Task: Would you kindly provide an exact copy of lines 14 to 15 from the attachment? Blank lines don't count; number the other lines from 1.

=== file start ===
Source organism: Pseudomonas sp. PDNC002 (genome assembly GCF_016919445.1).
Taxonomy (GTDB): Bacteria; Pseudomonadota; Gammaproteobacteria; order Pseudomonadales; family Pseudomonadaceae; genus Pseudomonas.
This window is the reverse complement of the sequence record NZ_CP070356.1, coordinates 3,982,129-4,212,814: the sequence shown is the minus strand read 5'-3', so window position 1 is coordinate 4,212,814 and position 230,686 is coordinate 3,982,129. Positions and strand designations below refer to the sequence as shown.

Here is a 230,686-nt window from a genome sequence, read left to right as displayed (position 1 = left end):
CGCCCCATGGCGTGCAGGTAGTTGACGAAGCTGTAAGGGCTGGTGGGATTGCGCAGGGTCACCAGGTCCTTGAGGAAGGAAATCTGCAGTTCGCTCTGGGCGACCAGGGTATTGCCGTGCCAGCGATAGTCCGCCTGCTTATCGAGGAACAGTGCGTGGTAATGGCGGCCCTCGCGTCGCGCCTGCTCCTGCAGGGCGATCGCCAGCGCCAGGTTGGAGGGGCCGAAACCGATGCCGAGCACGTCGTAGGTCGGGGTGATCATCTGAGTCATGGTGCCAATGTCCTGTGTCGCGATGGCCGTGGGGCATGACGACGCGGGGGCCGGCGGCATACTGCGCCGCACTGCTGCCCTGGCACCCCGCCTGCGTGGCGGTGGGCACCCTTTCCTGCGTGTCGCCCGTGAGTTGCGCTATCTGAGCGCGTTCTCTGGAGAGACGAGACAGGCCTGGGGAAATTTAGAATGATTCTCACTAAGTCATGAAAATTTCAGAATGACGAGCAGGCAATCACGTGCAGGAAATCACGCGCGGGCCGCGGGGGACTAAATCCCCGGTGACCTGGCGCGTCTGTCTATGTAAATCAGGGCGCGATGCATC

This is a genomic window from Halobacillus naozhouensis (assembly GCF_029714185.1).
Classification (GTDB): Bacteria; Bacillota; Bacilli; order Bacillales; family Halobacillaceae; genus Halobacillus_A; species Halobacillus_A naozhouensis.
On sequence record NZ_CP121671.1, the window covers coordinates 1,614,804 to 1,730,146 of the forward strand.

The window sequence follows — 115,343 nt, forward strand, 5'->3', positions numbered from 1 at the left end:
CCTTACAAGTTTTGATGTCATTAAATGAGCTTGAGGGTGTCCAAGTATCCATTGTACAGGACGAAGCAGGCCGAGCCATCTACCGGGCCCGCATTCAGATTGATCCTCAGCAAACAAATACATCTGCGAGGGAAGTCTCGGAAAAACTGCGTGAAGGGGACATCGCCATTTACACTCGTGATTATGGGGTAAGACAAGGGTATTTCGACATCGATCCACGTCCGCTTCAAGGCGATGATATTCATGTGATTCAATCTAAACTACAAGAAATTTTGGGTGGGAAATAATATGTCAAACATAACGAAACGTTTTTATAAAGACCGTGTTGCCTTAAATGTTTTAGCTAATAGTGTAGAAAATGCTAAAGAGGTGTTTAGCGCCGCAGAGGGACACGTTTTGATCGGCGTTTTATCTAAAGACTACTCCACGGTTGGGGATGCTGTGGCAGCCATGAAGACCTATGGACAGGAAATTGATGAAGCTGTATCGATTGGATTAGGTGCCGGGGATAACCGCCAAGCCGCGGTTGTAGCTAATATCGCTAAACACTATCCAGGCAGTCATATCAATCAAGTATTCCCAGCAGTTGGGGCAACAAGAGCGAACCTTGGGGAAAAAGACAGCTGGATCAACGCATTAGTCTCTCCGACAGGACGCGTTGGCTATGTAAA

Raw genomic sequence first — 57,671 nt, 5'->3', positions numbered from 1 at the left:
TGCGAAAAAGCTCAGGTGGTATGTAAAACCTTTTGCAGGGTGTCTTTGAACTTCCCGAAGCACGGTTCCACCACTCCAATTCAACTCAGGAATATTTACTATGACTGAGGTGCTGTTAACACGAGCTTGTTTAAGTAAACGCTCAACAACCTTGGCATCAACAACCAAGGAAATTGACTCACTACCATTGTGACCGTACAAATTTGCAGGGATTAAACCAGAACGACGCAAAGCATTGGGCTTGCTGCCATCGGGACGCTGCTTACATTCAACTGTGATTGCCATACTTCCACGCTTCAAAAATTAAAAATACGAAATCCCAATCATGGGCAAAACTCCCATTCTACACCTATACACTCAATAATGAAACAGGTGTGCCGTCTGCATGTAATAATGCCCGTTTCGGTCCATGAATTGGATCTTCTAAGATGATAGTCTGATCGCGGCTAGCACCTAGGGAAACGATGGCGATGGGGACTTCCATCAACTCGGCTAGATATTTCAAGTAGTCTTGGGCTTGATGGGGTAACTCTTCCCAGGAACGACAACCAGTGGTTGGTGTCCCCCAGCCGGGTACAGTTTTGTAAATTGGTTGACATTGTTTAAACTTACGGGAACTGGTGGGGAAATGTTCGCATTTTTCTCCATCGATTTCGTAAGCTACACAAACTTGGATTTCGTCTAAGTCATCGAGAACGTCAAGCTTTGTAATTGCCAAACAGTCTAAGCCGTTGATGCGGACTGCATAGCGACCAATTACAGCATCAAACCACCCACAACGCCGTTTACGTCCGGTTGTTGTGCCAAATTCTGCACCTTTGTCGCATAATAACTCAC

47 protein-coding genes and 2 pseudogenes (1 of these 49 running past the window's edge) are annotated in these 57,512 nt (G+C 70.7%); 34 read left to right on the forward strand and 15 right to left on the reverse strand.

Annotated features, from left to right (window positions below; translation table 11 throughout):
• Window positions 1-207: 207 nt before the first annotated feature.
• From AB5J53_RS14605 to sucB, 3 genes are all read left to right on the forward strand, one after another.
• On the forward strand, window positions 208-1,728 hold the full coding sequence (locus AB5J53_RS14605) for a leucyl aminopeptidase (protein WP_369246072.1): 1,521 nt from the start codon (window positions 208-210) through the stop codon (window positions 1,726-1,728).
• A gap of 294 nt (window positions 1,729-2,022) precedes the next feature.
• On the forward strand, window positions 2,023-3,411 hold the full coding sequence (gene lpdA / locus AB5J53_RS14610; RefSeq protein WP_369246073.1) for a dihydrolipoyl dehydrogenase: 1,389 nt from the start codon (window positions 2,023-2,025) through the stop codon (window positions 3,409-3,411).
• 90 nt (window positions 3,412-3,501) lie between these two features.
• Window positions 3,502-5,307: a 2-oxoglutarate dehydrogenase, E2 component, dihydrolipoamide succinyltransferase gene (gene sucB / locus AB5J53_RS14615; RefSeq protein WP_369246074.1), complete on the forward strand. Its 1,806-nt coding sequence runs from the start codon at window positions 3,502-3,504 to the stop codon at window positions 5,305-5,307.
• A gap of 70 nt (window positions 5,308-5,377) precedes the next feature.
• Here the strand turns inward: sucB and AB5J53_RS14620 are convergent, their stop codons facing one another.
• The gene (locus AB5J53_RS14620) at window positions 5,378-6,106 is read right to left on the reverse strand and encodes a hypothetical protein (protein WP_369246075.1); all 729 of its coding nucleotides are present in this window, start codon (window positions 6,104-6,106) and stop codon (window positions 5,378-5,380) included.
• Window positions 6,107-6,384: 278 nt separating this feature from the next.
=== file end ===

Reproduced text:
Annotated features, from left to right (window positions below; translation table 11 throughout):
• Window positions 1-207: 207 nt before the first annotated feature.